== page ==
Shine 2018: Catherine Rua
Catherine Rua is currently exhibiting as part of Shine 2018, our annual exhibition that celebrates up-and-coming talent in the UK. Find out how Catherine took her first steps into the industry, how time has defined her collection and how she plans to develop her business.
Why did you decide to become a jeweller?
I’ve always loved making and working with my hands. My dad was an engraver with a market stall at Covent Garden market where he would engrave jewellery, glass, watches and all sorts. I grew up fascinated watching him work and being around his tools, picking things up and asking him what they did. I remember the first thing I made with him when I was about 10 years old - a lion engraved onto a glass - I remember that feeling of just being amazed that I had made that and got a real buzz from it!
I didn’t take the usual university route into jewellery. I started working as a Trainee Jeweller for a jewellery manufacturer in Melbourne, Australia and loved it. Since moving back to my hometown London, I worked for various Hatton Garden jewellers and was then incredibly lucky to receive a scholarship from The British Allied Trades Federation which allowed me to continue my formal technical training at The British Academy of Jewellery.
Now I can’t imagine doing anything else and love that I get to wake up and make jewellery each day! I still have so much more to learn and eventually would like to complete a BA and Masters.
Time is a big source of inspiration for your collection. What is it about this that inspires you so much?
When I was growing up, my parents had a cabinet of ornaments and objects they had collected, along with a large clock collection - some worked and some didn’t, some told the time correctly but most did not. I was in awe of these old clocks and could watch them for hours.
In a world full of hectic schedules, deadlines and demands, I think it’s important to just stop sometimes and enjoy the moment. For me, this absolutely happens throughout the making process where I get completely absorbed in making. It’s a meditative process for me where I lose track of time. With my Time Series collection, I seek to capture a moment in time, with most of my pieces being grounded in ideas that invite people to reflect on the nature and passing of time.
I also now happen to work part-time at a watchmaker’s, working on the delicate and skilful assembly of putting a watch together - from putting dials and discs onto movements, to glasses on cases. I’m surrounded by it!
What is your favourite piece in the collection and why?
I think it would have to be the brooch ‘A moment in Time’ which has informed the rest of my ‘Time Series’ collection. Generally, for me, each piece I design and make evolves onto the next, after a process of experimentation and refinement. I made it last year for The Goldsmiths’ Company Assay Office Make Your Mark awards and loved the design brief they gave me. So much has happened for me in the last year since making that piece so in a way it really has marked a moment in time for me so to speak.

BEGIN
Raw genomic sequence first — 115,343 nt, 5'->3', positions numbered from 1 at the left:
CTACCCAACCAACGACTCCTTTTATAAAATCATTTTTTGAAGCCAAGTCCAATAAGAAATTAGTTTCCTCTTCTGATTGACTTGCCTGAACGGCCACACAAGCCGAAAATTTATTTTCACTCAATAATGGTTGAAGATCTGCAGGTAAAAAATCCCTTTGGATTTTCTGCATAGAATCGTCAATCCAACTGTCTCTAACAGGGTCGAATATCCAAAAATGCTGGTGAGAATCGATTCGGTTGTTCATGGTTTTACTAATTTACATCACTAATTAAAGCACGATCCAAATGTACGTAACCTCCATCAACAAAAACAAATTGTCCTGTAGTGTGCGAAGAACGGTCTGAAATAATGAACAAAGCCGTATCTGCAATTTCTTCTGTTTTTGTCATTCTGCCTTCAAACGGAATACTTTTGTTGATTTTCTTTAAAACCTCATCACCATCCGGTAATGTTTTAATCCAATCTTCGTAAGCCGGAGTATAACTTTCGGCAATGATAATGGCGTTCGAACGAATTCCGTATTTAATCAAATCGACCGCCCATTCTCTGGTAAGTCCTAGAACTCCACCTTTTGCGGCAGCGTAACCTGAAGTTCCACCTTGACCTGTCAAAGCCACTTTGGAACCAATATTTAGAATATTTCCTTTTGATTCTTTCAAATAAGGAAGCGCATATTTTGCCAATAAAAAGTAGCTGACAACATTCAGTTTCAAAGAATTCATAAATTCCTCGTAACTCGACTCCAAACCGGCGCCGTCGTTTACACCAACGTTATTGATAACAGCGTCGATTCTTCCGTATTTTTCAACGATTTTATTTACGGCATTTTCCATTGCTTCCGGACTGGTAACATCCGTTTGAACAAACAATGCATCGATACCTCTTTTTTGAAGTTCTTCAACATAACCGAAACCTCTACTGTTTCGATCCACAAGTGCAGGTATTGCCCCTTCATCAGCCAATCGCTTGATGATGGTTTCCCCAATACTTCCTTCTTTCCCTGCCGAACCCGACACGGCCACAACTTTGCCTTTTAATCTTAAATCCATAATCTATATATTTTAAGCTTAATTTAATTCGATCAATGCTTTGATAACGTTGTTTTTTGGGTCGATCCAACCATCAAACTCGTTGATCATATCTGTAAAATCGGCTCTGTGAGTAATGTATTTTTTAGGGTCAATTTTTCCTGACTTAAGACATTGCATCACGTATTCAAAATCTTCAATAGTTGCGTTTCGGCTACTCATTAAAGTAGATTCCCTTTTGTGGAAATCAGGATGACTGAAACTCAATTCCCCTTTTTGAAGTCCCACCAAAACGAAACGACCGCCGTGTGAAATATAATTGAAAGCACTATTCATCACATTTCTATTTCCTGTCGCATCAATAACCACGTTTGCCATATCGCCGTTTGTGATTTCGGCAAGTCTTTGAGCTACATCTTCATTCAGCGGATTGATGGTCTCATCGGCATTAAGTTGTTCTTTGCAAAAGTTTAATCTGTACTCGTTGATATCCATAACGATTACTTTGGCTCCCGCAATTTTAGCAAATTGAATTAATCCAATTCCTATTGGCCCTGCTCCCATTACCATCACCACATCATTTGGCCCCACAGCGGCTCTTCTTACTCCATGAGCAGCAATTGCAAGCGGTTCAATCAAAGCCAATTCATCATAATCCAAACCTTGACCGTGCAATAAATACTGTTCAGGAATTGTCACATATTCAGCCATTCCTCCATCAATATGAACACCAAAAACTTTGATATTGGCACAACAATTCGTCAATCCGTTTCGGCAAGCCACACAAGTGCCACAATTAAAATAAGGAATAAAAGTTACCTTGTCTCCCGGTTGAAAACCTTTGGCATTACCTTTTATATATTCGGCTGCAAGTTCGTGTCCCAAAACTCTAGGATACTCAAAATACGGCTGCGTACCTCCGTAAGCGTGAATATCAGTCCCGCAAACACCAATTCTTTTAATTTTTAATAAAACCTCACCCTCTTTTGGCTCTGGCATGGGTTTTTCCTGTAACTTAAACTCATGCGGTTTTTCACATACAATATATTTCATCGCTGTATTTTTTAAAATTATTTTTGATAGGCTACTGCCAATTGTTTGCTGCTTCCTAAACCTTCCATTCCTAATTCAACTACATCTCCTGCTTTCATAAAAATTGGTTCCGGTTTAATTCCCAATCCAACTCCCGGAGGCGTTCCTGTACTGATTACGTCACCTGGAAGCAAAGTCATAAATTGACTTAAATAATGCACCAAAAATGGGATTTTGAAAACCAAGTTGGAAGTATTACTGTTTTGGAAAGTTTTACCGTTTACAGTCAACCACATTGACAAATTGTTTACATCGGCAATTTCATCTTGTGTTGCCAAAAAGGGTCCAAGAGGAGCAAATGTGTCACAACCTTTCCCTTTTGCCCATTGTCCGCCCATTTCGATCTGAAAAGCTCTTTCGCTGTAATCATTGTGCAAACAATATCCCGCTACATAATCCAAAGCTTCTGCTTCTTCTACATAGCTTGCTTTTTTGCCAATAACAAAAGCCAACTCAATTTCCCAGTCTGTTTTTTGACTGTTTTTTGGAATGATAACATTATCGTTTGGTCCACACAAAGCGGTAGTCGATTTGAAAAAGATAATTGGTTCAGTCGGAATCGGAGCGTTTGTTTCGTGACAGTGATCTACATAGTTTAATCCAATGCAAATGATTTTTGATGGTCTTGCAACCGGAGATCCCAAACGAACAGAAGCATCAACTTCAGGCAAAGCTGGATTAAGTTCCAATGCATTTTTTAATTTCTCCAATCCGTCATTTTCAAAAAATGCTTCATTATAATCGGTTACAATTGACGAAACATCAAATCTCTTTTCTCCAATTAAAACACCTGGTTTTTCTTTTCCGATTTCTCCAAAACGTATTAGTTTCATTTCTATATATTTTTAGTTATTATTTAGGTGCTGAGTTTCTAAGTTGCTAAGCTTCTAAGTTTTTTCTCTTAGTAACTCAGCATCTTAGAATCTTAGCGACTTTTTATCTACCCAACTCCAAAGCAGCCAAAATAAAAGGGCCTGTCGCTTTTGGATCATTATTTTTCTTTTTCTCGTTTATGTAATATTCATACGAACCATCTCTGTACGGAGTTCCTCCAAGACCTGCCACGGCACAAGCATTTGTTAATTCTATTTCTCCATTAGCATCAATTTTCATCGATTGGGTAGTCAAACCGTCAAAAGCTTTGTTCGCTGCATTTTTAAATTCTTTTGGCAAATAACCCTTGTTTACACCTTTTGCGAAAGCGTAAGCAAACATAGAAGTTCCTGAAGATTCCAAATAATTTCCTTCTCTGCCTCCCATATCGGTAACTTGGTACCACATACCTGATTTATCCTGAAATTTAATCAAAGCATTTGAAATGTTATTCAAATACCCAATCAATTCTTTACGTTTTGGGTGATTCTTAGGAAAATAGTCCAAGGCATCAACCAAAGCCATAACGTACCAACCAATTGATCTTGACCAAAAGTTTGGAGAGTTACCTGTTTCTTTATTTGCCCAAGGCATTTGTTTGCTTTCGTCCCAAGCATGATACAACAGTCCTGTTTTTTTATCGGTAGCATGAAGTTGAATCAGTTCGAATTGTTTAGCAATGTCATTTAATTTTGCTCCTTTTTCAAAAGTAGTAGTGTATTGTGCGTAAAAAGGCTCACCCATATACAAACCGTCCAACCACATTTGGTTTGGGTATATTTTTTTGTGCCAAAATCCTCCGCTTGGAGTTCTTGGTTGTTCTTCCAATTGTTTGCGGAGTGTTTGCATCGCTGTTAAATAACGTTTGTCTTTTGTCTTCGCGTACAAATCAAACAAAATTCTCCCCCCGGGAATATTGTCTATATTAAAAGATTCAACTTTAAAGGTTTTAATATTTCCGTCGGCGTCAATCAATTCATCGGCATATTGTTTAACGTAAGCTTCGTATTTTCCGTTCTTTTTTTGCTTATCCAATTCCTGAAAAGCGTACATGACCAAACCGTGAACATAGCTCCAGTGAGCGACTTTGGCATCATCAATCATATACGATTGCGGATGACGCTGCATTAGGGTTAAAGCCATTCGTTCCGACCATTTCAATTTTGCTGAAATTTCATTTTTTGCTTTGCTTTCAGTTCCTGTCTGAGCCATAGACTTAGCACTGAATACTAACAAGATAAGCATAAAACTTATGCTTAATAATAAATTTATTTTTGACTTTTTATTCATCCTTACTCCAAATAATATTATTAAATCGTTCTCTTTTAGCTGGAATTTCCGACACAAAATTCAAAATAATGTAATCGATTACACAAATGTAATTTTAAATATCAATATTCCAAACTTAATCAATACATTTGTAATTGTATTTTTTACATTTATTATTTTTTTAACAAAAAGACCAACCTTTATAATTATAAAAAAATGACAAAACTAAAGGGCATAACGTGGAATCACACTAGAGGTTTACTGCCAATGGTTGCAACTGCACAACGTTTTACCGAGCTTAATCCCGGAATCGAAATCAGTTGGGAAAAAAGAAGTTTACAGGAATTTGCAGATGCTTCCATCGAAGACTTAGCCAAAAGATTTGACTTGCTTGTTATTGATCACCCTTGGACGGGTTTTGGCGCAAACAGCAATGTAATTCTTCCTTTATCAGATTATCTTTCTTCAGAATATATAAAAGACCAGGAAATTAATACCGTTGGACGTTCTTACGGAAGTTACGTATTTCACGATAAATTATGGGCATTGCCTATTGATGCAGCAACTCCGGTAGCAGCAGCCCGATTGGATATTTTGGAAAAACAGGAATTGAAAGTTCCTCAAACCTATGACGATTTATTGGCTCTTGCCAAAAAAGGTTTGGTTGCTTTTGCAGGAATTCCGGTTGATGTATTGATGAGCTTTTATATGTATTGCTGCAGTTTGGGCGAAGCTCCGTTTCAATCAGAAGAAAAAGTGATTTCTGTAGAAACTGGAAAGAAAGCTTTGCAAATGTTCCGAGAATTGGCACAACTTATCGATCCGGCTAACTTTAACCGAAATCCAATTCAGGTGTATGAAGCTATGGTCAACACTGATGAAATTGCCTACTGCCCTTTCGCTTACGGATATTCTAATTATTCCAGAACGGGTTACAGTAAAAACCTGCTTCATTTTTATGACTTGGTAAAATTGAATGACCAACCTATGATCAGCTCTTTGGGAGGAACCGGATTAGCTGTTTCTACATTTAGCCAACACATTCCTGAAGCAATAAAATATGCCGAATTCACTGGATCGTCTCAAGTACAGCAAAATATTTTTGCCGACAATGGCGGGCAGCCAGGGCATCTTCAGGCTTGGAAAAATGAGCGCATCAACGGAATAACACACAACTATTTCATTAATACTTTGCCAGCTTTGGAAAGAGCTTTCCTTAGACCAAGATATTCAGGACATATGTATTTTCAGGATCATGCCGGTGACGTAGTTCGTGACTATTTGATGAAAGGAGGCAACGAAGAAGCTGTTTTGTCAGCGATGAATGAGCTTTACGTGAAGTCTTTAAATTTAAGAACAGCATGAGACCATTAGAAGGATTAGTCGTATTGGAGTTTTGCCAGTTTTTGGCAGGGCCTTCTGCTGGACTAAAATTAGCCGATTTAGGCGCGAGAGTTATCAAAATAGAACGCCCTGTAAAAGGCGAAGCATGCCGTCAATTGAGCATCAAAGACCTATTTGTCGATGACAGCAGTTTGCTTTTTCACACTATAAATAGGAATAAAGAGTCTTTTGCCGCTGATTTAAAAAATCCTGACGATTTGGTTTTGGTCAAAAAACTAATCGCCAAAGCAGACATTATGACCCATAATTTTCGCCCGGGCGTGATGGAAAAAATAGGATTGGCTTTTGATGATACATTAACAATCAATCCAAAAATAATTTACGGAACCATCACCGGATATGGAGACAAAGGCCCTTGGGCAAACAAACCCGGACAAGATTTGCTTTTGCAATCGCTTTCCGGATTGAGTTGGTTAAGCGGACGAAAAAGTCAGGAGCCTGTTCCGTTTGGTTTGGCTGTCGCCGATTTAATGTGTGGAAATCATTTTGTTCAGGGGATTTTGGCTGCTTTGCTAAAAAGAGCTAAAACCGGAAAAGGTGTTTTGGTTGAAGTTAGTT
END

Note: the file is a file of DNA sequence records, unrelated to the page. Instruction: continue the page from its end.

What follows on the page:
You took part in the week-long intensive business course Getting Started. How has this helped you develop your business?
For me, my studies and training had been solely focused on the technical, making side of things. I knew I wanted to design and make my own jewellery and had ambitions of where I wanted to go with my business but didn’t quite know how to go about it. Along with this came with so many questions; How to cost and price my work correctly? How to reach out to galleries? How to develop successful PR? What even is SEO?! Initially it’s quite overwhelming going it alone, so for me the Getting Started course really filled a gap and helped answer those questions. There was an amazing programme of speakers, I think we had around 20 speakers in all – all offering years of experience and provided some great advice that will stick with me for life.
I still have a long way to go but I have found that my confidence has grown, and I will quite often look back on my notes if I’m stuck with anything or need a refresher.
What is the most exciting thing about exhibiting at Shine 2018?
Exhibiting at Shine is incredibly exciting for me! Preparing for this show has challenged me as a maker and has pushed me forward to work on new ideas and designs. Exhibiting in the Goldsmiths’ Centre Atrium where so many people walk in and out of each day will really help to expose my work to a larger audience. I’m really looking forward to receiving feedback on my work and seeing people’s response.
I had the chance to see the exhibition last week and to see my work in a cabinet displayed so beautifully was such a great moment for me. As an emerging designer-maker I have felt so supported by the Goldsmiths’ Centre, it’s such a great community and you just never know what will come from this kind of opportunity.
What techniques do you use to create your pieces?
I hand fabricate all my pieces using traditional goldsmithing techniques such as piercing, scoring, forming, soldering etc. I mostly work in small series and one-off pieces, so it makes sense for me to work in this way and the making part is all the fun for me. I’m conscious about the materials I use, working in recycled eco-silver where possible and I’m working toward a fully sustainable approach and working practice.
For some of my more recent work I have been developing a mixed metal technique, where I draw silver and gold metal through the draw plates to create a concentric pattern of silver layered with gold when cut at a cross section. I’m still working on this at present and look forward to showing more of this work next year.